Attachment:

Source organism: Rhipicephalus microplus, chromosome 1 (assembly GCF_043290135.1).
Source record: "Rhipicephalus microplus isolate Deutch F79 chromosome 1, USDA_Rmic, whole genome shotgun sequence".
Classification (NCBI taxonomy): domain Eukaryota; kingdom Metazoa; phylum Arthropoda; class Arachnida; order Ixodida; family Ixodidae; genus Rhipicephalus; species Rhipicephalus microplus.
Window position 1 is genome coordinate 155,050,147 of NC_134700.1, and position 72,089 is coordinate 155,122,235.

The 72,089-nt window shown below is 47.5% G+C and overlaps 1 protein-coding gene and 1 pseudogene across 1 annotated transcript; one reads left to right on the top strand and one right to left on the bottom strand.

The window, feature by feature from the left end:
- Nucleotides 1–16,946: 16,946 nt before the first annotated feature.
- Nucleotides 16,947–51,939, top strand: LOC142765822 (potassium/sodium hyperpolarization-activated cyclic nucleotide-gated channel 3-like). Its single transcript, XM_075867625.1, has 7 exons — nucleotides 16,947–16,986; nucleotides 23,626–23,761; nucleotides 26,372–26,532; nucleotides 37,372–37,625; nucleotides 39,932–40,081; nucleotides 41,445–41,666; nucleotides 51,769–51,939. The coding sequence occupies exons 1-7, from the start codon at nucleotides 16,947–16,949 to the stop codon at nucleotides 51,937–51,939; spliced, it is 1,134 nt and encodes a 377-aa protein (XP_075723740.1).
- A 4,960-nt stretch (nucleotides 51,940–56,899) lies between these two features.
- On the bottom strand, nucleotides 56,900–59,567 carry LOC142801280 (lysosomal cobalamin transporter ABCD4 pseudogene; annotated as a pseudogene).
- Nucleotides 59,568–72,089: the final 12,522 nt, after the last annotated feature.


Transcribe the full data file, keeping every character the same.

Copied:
Source organism: Rhipicephalus microplus, chromosome 1 (assembly GCF_043290135.1).
Source record: "Rhipicephalus microplus isolate Deutch F79 chromosome 1, USDA_Rmic, whole genome shotgun sequence".
Classification (NCBI taxonomy): domain Eukaryota; kingdom Metazoa; phylum Arthropoda; class Arachnida; order Ixodida; family Ixodidae; genus Rhipicephalus; species Rhipicephalus microplus.
Window position 1 is genome coordinate 155,050,147 of NC_134700.1, and position 72,089 is coordinate 155,122,235.

The 72,089-nt window shown below is 47.5% G+C and overlaps 1 protein-coding gene and 1 pseudogene across 1 annotated transcript; one reads left to right on the top strand and one right to left on the bottom strand.

The window, feature by feature from the left end:
- Nucleotides 1–16,946: 16,946 nt before the first annotated feature.
- Nucleotides 16,947–51,939, top strand: LOC142765822 (potassium/sodium hyperpolarization-activated cyclic nucleotide-gated channel 3-like). Its single transcript, XM_075867625.1, has 7 exons — nucleotides 16,947–16,986; nucleotides 23,626–23,761; nucleotides 26,372–26,532; nucleotides 37,372–37,625; nucleotides 39,932–40,081; nucleotides 41,445–41,666; nucleotides 51,769–51,939. The coding sequence occupies exons 1-7, from the start codon at nucleotides 16,947–16,949 to the stop codon at nucleotides 51,937–51,939; spliced, it is 1,134 nt and encodes a 377-aa protein (XP_075723740.1).
- A 4,960-nt stretch (nucleotides 51,940–56,899) lies between these two features.
- On the bottom strand, nucleotides 56,900–59,567 carry LOC142801280 (lysosomal cobalamin transporter ABCD4 pseudogene; annotated as a pseudogene).
- Nucleotides 59,568–72,089: the final 12,522 nt, after the last annotated feature.